Landscapes


Hours passed as I waited for the fog to lift.

Fog cover .... Mussel Rock, Pacifica, CA

Fog cover …. Mussel Rock, Pacifica, CA

Waiting for conditions to be right for my first paragliding flight is different from most other sorts of waiting.  I can usually concentrate on drawing while the minutes tick by.  This morning my attention was seriously split between being an artist and being a bird.

Fog at Mussel Rock, Pacifica, CA

Fog at Mussel Rock, Pacifica, CA

Still foggy and no wind

Fog begins to clear …. but no wind

Finally the fog cleared.  The wait continued as the wind refused to grow strong enough for sufficient lift.  I didn’t want to simply drop to the earth as I did when I jumped from a plane.  I wanted to soar, riding thermals to touch the clouds.

Succulents

Succulents

As the sun headed toward the horizon, all hopes of flying vanished in the warm glow.

Between drawings I wandered the paths, inhaled the sea air and thought about how I want to spend the next two years. Why two years?  Because I’m following the suggestions of my fabulous Business Coach, MS.  Where do I want to find myself as an artist in two years?  Where do I want to find myself in ten years?  Where is that magical balancing point between painting as painting leads me and painting as the economy leads me?  My brain felt foggier than the air around me.  I tried to be objective about realism vs. abstraction and where en plein air and the Color Scheme Game fit into the plan.  Though I reached no conclusions, I found more options.

I didn’t get to fly today.  Instead, I had a wonderful day of contemplation.  My sleep will be sweet tonight.

Sketchbook drawings:  Pencil and watercolor, Ink and watercolor on watercolor paper in handmade, coptic bound sketchbooks.

I’ve returned from California having remembered what fuels me as an artist.

Leafy Seadragon, Phycodurus equus

Leafy Seadragon, Phycodurus equus

In November I visited California Academy of Sciences and saw the Leafy Seadragon.  I scheduled to teach more workshops in Santa Rosa as quickly as I could.  Why?  I wanted to spend an entire day drawing seadragons.

Leafy Seadragon, Phycodurus equus

Leafy Seadragon, Phycodurus equus

Reason number two for returning to California so quickly was to paint the steep rolling hills surrounding San Francisco, spotted with Live Oak, Black Oak and cattle.

Cattle Grazing along Calaveras Road, Milpitas, CA

Cattle Grazing along Calaveras Road, Milpitas, CA

Sugarloaf Ridge Park, Santa Rosa, California

Sugarloaf Ridge Park, Santa Rosa, California

The bonus was sitting along a path at Mussel Rock in Pacifica, watching Mike fly through the sky with other paragliders while painting the hills and the sea.

Paragliding at Mussel Rock, Pacifica, California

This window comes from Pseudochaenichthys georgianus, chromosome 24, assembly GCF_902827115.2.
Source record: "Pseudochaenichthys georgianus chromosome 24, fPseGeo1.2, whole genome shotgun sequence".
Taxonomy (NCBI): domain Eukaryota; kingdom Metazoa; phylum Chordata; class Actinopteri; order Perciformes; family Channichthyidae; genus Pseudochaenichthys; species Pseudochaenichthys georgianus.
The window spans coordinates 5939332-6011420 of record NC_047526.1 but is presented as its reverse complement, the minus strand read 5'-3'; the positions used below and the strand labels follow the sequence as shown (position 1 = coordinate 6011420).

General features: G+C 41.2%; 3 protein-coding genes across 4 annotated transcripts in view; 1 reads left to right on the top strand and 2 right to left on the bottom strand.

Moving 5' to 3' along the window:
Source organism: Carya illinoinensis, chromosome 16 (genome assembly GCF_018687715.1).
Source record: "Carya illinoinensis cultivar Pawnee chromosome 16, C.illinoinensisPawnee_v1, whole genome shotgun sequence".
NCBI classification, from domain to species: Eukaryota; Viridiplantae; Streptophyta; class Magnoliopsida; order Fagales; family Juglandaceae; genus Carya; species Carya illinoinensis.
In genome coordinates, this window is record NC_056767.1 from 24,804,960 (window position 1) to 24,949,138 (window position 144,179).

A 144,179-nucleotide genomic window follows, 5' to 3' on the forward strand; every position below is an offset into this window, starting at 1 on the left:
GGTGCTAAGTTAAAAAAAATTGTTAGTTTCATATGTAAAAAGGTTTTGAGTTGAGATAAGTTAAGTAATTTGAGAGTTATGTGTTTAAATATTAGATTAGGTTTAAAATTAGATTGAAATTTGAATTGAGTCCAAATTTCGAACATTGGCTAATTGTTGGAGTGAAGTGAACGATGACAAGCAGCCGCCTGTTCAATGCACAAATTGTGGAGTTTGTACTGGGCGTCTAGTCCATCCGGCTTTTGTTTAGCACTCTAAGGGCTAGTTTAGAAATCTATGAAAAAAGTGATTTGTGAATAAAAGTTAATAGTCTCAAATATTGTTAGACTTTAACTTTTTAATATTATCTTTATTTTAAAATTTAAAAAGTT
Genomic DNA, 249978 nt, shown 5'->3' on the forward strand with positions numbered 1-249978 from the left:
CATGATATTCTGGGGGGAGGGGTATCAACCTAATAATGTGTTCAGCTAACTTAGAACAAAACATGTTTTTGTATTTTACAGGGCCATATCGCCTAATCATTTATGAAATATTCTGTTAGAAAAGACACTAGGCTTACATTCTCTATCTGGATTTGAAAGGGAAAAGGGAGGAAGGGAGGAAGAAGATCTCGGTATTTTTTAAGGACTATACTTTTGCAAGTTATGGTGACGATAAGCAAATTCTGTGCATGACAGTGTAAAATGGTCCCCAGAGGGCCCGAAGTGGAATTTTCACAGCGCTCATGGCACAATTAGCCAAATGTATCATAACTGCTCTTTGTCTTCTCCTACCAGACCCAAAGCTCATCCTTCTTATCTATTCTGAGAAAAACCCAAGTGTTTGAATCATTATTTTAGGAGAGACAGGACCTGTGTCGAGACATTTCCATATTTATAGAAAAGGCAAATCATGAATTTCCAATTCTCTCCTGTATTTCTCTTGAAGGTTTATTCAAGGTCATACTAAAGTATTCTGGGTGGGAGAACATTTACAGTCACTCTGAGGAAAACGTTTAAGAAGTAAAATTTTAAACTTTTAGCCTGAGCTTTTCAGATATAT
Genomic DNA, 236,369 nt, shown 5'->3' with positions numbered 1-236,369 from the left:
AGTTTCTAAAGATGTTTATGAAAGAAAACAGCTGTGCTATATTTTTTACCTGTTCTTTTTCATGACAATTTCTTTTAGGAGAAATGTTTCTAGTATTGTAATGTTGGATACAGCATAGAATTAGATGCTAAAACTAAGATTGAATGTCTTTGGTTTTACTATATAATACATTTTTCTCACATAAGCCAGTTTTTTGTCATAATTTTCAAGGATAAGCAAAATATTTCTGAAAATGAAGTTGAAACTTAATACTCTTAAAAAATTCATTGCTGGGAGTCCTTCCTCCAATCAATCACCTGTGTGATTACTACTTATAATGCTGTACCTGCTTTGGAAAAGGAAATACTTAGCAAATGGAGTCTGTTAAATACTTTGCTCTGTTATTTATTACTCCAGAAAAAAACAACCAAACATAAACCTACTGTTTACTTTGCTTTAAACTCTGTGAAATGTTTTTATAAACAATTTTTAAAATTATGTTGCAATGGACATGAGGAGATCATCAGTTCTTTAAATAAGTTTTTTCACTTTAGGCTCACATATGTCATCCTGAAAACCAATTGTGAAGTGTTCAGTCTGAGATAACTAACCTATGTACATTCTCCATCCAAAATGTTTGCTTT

Paragliding, Mussel Rock, Pacifica, CA

Mussel Rock, Pacifica, California

Mussel Rock, Pacifica, California

These are the experiences that nourish my soul and heal the wounds inflicted by life’s challenges.  I now return to my studio, well-prepared to begin the new body of work focused on Healing through Art.

Images:  Drawn first with pencil, followed by watercolor.  Seadragon drawn live, beside the tank at California Academy of Sciences.  Mussel Rock images painted en plein air.

View from the parking lot of Matanzas Creek Winery in Santa Rosa, CA.

Lavender Garden and Vineyard

Lavender Garden and Vineyard

A gorgeous day was spent with Joanie and Wakar, painting at the winery.  The mounds of lavender were not in bloom.  They looked like scoops of blue green ice cream, maybe a mix of pistachio and blueberry.  The steep, rolling hills of the Sonoma Valley take my breath away and renew the pleasure of plein air painting.

This trip has been quite different from the one I planned.  My life is like that, always full of surprises.  If the surprise isn’t a good one, I do my best to transform it into something wonderful.  Just like a painting that has lost its way, the solution often brings the experience to a level beyond what it might have otherwise been.

Painting:  sketched lightly in pencil, followed by watercolor and areas clarified with pencil after the watercolor was completely dry.

To travel and paint ….. to paint and travel.  To pass along the various methods I’ve learned or discovered to express the life I awaken to each morning …. To make connections, on a daily basis, with new people from all walks of life  and to add, in a positive way, to the rhythm of the Universe …. Those have always been my goals.

On the Road to Asheville, NC

On the Road to Asheville, NC

As those goals become reality, other aspects of daily life require adjusting.  There are only twenty four hours in each day.  I had filled those hours completely before needing to upgrade my online presence, before needing to plan for days lost to airports and cars, travel logistics, packing everything into manageable suitcases.  It’s challenging and totally worth every frustration that crosses my path.